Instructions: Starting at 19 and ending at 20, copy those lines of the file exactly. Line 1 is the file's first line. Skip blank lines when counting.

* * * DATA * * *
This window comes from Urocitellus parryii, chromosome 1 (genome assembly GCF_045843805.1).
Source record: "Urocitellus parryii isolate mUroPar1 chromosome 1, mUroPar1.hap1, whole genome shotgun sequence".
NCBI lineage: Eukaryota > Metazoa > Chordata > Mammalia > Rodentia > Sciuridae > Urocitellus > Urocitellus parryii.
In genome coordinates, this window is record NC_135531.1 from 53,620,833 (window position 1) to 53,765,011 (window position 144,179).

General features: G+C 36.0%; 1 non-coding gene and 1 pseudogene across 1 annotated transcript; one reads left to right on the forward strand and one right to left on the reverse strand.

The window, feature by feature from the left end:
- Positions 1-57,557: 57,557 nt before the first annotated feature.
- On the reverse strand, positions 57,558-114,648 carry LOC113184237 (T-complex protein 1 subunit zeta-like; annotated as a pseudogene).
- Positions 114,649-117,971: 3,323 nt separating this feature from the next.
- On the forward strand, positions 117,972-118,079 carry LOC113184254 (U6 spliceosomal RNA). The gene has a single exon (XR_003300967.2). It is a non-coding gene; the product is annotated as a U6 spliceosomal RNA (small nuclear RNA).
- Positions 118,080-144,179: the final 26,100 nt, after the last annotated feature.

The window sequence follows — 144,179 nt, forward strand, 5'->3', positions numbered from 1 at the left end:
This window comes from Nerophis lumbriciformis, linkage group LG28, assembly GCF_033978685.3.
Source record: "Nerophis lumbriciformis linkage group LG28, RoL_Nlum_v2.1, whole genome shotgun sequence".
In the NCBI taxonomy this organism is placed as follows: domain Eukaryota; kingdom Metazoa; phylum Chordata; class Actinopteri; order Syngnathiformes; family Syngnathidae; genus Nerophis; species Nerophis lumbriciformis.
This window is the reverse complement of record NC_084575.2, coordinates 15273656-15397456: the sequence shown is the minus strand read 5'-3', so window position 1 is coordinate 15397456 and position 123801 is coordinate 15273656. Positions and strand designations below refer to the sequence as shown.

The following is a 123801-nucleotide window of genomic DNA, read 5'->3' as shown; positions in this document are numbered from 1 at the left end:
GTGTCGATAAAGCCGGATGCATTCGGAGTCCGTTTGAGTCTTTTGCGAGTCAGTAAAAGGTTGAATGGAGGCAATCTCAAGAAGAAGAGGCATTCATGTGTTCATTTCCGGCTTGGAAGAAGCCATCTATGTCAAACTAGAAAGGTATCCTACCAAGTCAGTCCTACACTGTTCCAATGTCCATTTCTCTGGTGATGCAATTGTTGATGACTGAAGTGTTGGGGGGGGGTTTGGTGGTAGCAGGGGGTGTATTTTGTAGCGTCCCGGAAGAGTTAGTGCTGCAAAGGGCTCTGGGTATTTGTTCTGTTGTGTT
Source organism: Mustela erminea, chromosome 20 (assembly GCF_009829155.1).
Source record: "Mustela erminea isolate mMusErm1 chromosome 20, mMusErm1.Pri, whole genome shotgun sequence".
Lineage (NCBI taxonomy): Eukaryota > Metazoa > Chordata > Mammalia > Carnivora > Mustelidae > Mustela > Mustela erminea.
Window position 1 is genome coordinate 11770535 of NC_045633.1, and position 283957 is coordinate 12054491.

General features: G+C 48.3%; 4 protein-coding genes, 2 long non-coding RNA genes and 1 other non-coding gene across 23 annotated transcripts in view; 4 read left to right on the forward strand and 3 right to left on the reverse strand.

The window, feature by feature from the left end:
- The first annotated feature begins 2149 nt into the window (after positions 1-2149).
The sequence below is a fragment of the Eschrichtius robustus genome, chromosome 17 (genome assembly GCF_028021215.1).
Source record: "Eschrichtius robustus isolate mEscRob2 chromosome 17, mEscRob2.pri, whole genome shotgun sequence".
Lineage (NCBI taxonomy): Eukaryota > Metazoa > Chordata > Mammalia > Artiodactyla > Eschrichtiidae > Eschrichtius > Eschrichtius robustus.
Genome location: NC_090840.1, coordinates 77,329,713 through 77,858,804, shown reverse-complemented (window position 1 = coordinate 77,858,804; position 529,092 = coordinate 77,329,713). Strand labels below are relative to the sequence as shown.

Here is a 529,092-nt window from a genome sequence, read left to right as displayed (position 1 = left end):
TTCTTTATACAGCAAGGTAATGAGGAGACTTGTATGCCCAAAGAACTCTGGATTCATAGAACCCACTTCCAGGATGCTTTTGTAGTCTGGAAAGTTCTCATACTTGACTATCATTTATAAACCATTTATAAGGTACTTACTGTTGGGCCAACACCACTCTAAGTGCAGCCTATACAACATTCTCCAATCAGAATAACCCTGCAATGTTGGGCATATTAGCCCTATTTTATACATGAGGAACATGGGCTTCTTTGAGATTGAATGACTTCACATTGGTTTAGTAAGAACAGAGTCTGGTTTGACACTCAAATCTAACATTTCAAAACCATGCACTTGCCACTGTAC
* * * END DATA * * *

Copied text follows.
Source organism: Mustela erminea, chromosome 20 (assembly GCF_009829155.1).
Source record: "Mustela erminea isolate mMusErm1 chromosome 20, mMusErm1.Pri, whole genome shotgun sequence".